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HIV-specific Immune Responses Linked to Reduced Infection Risk in PrEP Study

People who remained HIV-negative in the iPrEx pre-exposure prophylaxis (PrEP) trial were more likely to show evidence of HIV-specific T-cell responses, and certain responses were significantly associated with reduced risk of infection, according to research published in the June 22 advance edition of Proceedings of the National Academy of Sciences. These findings suggest that natural immunity may be giving Truvada PrEP a boost in preventing HIV infection.

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Vaccine Combo Demonstrates Protection Against HIV-like Virus in Monkey Study

Administering a 2-part prime-boost vaccine prevented infection in half of a dozen rhesus monkeys repeatedly exposed to simian immunodeficiency virus (SIV), and antibody responses against viral envelope proteins appeared to be the key to protection, according to a study published in the July 2 advance edition of Science magazine.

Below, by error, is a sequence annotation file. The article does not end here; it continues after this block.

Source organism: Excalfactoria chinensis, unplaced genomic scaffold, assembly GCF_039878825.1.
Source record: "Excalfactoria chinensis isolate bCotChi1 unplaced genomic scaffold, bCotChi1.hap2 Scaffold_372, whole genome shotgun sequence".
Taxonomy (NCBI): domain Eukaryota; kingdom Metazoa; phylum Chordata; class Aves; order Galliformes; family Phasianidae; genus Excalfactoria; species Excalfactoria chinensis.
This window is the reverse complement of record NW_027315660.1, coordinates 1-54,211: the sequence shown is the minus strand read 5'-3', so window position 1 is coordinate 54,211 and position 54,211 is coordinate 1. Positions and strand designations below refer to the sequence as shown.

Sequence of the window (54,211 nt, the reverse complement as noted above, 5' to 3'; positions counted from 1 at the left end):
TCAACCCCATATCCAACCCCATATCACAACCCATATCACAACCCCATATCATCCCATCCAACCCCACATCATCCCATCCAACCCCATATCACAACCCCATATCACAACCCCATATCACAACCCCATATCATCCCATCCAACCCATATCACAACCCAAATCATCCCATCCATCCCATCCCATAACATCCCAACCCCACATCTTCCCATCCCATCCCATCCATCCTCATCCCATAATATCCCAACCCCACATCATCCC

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Prioritization is Crucial for the Success of PrEP, Model Confirms

A mathematical model developed by researchers at Imperial College in London, based on what would happen if pre-exposure prophylaxis (PrEP) was introduced into a high-prevalence region in Kenya, shows that PrEP could be a "runaway success" or a "runaway failure," depending on a number of factors, according to a report in the March 27 edition of AIDS. These factors include adherence, whether new longer-lasting HIV drugs are used, the cost of drugs, and the overall efficiency of distribution.

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Use of Truvada PrEP Not Linked to Depression in iPrEx Analysis

Although depression-related symptoms were the most common severe adverse events in the iPrEx trial of HIV pre-exposure prophylaxis (PrEP) among men who have sex with men, there was no association between depression and use of Truvada (tenofovir/emtricitabine) compared to placebo, according to a report in the June 16 edition of AIDS and Behavior.
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Tenofovir Alafenamide Subdermal Implant Shows Promise for HIV PrEP in Beagle Study

A sustained-release subdermal implant was able to maintain consistently high levels of tenofovir in cells with no adverse events in an animal study, offering proof-of-concept that an implant may be a good candidate for HIV pre-exposure prophylaxis, or PrEP, according to a study described in the April 20 edition of Antimicrobial Agents and Chemotherapy.

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